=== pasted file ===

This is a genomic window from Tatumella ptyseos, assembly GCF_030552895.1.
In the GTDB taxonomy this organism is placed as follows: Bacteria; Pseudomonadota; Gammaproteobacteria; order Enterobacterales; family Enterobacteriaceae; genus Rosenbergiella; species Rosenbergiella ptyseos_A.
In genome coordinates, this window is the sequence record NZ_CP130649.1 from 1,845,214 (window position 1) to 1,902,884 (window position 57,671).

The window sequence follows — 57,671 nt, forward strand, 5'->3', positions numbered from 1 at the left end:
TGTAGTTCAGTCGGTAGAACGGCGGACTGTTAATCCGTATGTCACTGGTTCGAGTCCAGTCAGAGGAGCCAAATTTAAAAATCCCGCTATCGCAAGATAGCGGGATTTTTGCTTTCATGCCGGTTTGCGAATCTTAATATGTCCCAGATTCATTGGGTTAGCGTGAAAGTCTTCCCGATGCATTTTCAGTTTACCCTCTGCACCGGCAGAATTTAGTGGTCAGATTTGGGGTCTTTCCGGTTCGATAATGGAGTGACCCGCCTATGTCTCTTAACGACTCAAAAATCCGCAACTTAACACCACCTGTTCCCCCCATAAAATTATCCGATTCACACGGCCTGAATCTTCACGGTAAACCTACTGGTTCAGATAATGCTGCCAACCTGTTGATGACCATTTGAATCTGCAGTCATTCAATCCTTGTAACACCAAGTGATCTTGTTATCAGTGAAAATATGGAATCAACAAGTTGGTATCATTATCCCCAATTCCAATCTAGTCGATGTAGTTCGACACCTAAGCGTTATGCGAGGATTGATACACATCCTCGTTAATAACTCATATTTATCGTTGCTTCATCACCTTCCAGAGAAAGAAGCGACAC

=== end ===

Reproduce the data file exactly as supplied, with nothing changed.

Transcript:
This is a genomic window from Tatumella ptyseos, assembly GCF_030552895.1.
In the GTDB taxonomy this organism is placed as follows: Bacteria; Pseudomonadota; Gammaproteobacteria; order Enterobacterales; family Enterobacteriaceae; genus Rosenbergiella; species Rosenbergiella ptyseos_A.
In genome coordinates, this window is the sequence record NZ_CP130649.1 from 1,845,214 (window position 1) to 1,902,884 (window position 57,671).

The window sequence follows — 57,671 nt, forward strand, 5'->3', positions numbered from 1 at the left end:
TGTAGTTCAGTCGGTAGAACGGCGGACTGTTAATCCGTATGTCACTGGTTCGAGTCCAGTCAGAGGAGCCAAATTTAAAAATCCCGCTATCGCAAGATAGCGGGATTTTTGCTTTCATGCCGGTTTGCGAATCTTAATATGTCCCAGATTCATTGGGTTAGCGTGAAAGTCTTCCCGATGCATTTTCAGTTTACCCTCTGCACCGGCAGAATTTAGTGGTCAGATTTGGGGTCTTTCCGGTTCGATAATGGAGTGACCCGCCTATGTCTCTTAACGACTCAAAAATCCGCAACTTAACACCACCTGTTCCCCCCATAAAATTATCCGATTCACACGGCCTGAATCTTCACGGTAAACCTACTGGTTCAGATAATGCTGCCAACCTGTTGATGACCATTTGAATCTGCAGTCATTCAATCCTTGTAACACCAAGTGATCTTGTTATCAGTGAAAATATGGAATCAACAAGTTGGTATCATTATCCCCAATTCCAATCTAGTCGATGTAGTTCGACACCTAAGCGTTATGCGAGGATTGATACACATCCTCGTTAATAACTCATATTTATCGTTGCTTCATCACCTTCCAGAGAAAGAAGCGACAC